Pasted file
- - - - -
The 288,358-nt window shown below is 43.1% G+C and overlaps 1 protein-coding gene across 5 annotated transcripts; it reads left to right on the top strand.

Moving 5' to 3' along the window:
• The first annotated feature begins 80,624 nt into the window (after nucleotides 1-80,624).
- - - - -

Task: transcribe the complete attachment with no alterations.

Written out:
The 288,358-nt window shown below is 43.1% G+C and overlaps 1 protein-coding gene across 5 annotated transcripts; it reads left to right on the top strand.

Moving 5' to 3' along the window:
• The first annotated feature begins 80,624 nt into the window (after nucleotides 1-80,624).